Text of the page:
Thief Thorne, Draughton Moor, North Yorkshire

Standing Stone:  OS Grid Reference – SE 0405 5106

Getting Here

Thief Thorne Stone

Probably the easiest way here is to take the well-trodden Dales High Way track westwards, under the bypass from Addingham, and along the old Roman Road. After 1.7 miles (2.7km) you’ll reach the Heights Lane country road.  Stop here!  Walk back on yourself along the track for maybe 50 yards and look in the field to your right (south) between 10-20 yards in the short grass and there, somewhere under your feet next to a modern stone, you’ll see peeking up at you (probably somewhat covered on the whole by the soil) a long flat stone.  That’s what you’re looking for.

Archaeology & History

This old stone had been sought after by various groups and people for many years and I was fortunate to relocate it about thirty years ago, laid down and all-but-hidden beneath the grasses.  The stone appears to have been buried nearly 100 years earlier, because when Harry Speight (1900) wrote about it in 1900 he described it as still upright.  In more recent years, it seems that the farmer has put  a replacement stone next to its position with the letters “JC” cut  into it.  You can see it in the above photo.

Thief Thorne uncovered
Thief Thorne, looking W

First mentioned in the 16th century and included in boundary perambulation records of 1709, and again in 1781, someone during that period turned it into a milestone, etching the words “To Skipton 3 m. To Addingham 2 m.”  It stood by the old Roman road, but its considerable erosion and shape is decidedly prehistoric.  Nearly 6 feet long, it is now laid in the earth and almost completely covered over.  A sure case for resurrection.


  1. Bennett, Paul, The Old Stones of Elmet, Capall Bann: Milverton 2001.
  2. Speight, Harry, Upper Wharfedale, Elliott Stock: London 1900.

© Paul BennettThe Northern Antiquarian

Nor Hill, Skipton Moor, North Yorkshire

Cup-Marked Stone:  OS Grid Reference – SE 02181 51125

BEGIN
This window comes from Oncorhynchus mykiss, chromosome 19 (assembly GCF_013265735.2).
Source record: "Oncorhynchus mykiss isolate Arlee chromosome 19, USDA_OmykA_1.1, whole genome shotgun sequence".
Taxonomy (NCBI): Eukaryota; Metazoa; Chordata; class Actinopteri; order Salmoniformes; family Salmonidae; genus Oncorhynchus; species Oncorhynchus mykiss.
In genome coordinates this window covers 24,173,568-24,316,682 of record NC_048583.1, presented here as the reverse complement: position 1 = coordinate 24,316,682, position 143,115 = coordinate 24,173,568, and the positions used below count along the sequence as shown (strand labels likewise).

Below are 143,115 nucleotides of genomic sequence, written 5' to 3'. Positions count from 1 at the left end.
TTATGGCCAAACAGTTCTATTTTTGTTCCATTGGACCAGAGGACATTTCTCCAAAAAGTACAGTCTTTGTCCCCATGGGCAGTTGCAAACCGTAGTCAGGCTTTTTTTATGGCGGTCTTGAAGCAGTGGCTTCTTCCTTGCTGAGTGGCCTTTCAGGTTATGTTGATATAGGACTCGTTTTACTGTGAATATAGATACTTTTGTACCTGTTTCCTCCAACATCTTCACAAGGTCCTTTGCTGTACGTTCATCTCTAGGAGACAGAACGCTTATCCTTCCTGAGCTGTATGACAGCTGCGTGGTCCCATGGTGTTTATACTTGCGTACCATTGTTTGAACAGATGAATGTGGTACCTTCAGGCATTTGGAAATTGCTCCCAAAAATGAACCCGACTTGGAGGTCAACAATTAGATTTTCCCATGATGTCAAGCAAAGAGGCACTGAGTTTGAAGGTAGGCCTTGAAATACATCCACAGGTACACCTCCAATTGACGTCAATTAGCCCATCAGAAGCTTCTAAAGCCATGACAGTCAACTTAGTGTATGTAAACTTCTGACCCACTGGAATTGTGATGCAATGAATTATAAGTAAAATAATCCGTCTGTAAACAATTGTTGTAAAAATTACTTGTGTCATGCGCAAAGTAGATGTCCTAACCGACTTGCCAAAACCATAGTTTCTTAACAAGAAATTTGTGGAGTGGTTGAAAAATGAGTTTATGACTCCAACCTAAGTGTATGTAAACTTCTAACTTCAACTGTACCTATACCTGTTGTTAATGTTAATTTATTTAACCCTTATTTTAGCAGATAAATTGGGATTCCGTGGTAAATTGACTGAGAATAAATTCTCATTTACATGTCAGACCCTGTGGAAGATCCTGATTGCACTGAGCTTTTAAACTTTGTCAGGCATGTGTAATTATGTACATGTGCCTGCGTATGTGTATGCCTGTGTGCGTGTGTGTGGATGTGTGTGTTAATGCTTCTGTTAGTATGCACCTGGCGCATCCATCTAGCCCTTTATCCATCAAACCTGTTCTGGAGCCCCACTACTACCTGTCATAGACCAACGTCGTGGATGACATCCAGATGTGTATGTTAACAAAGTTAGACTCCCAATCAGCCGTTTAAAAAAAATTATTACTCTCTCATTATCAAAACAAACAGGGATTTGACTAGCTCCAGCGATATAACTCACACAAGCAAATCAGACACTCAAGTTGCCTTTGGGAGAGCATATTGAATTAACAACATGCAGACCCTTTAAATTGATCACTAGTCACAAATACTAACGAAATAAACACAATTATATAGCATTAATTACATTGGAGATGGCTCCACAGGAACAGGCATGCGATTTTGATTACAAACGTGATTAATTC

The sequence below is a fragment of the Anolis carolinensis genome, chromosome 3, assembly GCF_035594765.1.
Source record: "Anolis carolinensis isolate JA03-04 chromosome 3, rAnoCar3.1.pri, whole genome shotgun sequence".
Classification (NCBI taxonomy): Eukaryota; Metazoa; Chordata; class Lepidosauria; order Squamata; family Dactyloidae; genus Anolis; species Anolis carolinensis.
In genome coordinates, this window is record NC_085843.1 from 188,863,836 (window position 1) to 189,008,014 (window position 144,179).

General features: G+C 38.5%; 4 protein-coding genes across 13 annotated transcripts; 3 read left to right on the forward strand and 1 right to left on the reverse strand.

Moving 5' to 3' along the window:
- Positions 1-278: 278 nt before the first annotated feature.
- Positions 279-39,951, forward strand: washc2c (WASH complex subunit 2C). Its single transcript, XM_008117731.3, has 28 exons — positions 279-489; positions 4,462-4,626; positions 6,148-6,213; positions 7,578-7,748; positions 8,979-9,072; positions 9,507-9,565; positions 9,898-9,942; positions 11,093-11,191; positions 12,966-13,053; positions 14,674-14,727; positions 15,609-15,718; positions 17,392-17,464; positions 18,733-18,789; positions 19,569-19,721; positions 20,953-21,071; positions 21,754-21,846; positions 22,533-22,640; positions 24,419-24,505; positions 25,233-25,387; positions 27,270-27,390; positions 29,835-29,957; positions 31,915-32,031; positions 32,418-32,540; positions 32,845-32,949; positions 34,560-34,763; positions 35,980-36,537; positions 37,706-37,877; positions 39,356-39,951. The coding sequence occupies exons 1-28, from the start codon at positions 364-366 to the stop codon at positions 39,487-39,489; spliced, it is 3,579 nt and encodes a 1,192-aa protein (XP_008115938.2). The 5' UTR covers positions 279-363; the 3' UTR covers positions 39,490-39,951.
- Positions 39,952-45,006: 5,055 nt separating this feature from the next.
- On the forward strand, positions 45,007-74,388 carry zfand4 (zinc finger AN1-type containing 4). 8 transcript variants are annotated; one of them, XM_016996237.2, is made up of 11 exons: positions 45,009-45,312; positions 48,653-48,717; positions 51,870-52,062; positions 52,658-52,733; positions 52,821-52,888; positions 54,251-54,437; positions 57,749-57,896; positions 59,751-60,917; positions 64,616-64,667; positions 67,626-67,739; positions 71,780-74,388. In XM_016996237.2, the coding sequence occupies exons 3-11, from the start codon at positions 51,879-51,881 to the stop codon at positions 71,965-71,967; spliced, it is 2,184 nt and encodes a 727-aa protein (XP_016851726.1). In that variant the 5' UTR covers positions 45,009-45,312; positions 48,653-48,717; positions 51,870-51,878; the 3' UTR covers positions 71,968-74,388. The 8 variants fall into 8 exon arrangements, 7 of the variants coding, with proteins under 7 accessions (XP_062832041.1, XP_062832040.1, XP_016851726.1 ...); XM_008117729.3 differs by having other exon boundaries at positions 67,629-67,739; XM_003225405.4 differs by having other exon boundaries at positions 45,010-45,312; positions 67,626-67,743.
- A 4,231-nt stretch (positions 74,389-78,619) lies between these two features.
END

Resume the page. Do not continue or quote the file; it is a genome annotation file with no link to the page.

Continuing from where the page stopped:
Getting Here

Along the A65 near Draughton, go (south) uphill at Height Lane until it levels out.  ¾-mile (1.2km) up, a modernized stone milepost is where the road crosses the ancient Roman Road. From here, walk west for just over a mile (1.8km), past the trees on yer right, until you approach a small copse on yer right. In the field just before the copse, walk uphill until you reach the highest of the two rises and walk about. You’re damn close!

Archaeology & History

Nor Hill cup-marked stone
Cupmarks, top & side

This small cup-marked rock was rediscovered by Chris Swales in April 2018.  It’s probably only for the purist petroglyph fanatics amongst you, consisting of just a single cup-mark on its vertical west-face, and another near its top western edge.  Official records show no other carvings in the immediate vicinity, but local antiquarians may find it profitable in surveying the area.

© Paul BennettThe Northern Antiquarian

Marchup, Addingham, West Yorkshire

Enclosure:  OS Grid Reference – SE 0478 4987

Getting Here

Aerial view of Marchup

Take the A6034 road between Addingham and Silsden and, at the very top of the hill between the two towns, at Cringles, take the small road of Cringles Lane north towards Draughton.  Less than a mile on, veer to left and go along Bank Lane until you reach the track and footpath on your right that takes you to Moorock Hall.  On the other side of the Hall, take the track on your left, along the wallside; and where the track turns left again, look into the field on the other side of the wall.  You can see some of the ditch and embankment running across the field.

Archaeology & History